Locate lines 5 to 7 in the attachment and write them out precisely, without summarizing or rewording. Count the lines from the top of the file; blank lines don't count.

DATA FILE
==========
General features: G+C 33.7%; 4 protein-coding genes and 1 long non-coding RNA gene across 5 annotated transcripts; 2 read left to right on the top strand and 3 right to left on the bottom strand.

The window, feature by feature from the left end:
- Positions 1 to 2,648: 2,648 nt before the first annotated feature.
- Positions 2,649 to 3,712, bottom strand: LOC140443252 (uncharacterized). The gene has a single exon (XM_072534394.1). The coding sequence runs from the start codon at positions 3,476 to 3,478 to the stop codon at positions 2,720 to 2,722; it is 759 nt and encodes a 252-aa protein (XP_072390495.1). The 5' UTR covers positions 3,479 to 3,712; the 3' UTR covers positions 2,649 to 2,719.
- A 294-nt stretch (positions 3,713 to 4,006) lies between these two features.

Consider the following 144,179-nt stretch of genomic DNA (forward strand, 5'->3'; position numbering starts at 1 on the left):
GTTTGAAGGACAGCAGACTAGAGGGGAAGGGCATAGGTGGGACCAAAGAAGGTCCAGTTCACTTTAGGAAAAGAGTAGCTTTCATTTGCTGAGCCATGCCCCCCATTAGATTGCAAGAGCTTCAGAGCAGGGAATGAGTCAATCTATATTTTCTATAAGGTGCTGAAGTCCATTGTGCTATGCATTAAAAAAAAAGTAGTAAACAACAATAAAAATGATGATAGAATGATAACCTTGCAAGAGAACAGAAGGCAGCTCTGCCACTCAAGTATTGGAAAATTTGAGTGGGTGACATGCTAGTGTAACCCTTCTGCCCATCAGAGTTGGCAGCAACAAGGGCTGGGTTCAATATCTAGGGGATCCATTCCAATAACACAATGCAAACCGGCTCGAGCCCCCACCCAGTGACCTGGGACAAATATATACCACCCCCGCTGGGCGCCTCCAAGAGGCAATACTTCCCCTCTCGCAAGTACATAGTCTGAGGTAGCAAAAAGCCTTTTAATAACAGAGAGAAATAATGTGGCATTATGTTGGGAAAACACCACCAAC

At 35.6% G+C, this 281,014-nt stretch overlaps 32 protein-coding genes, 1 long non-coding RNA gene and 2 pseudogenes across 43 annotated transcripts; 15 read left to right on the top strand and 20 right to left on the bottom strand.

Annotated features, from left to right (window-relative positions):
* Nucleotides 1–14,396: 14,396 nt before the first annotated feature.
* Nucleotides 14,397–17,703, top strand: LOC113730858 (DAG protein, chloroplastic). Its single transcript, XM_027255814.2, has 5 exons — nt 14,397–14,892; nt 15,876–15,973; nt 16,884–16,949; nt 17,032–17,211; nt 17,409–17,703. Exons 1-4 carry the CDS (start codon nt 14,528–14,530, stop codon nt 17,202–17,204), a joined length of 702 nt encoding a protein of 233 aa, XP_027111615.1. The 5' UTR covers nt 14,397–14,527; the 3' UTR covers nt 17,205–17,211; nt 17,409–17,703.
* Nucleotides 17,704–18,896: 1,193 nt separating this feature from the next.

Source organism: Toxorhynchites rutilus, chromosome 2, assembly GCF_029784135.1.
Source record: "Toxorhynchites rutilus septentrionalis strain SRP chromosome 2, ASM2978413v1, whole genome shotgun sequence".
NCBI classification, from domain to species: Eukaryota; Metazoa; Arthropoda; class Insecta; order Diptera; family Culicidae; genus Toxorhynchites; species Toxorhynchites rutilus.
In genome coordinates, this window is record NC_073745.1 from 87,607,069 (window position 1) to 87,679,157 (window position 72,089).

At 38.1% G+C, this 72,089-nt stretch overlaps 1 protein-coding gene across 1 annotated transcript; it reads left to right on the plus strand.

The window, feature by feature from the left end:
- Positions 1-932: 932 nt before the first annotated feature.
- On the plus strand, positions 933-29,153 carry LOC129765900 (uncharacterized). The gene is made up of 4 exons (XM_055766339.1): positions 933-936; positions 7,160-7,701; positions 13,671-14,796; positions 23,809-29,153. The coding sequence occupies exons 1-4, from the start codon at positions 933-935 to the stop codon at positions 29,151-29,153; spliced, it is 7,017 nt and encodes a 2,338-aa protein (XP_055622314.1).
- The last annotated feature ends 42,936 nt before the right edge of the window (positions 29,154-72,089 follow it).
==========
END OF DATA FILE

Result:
- A 294-nt stretch (positions 3,713 to 4,006) lies between these two features.

Consider the following 144,179-nt stretch of genomic DNA (forward strand, 5'->3'; position numbering starts at 1 on the left):
GTTTGAAGGACAGCAGACTAGAGGGGAAGGGCATAGGTGGGACCAAAGAAGGTCCAGTTCACTTTAGGAAAAGAGTAGCTTTCATTTGCTGAGCCATGCCCCCCATTAGATTGCAAGAGCTTCAGAGCAGGGAATGAGTCAATCTATATTTTCTATAAGGTGCTGAAGTCCATTGTGCTATGCATTAAAAAAAAAGTAGTAAACAACAATAAAAATGATGATAGAATGATAACCTTGCAAGAGAACAGAAGGCAGCTCTGCCACTCAAGTATTGGAAAATTTGAGTGGGTGACATGCTAGTGTAACCCTTCTGCCCATCAGAGTTGGCAGCAACAAGGGCTGGGTTCAATATCTAGGGGATCCATTCCAATAACACAATGCAAACCGGCTCGAGCCCCCACCCAGTGACCTGGGACAAATATATACCACCCCCGCTGGGCGCCTCCAAGAGGCAATACTTCCCCTCTCGCAAGTACATAGTCTGAGGTAGCAAAAAGCCTTTTAATAACAGAGAGAAATAATGTGGCATTATGTTGGGAAAACACCACCAAC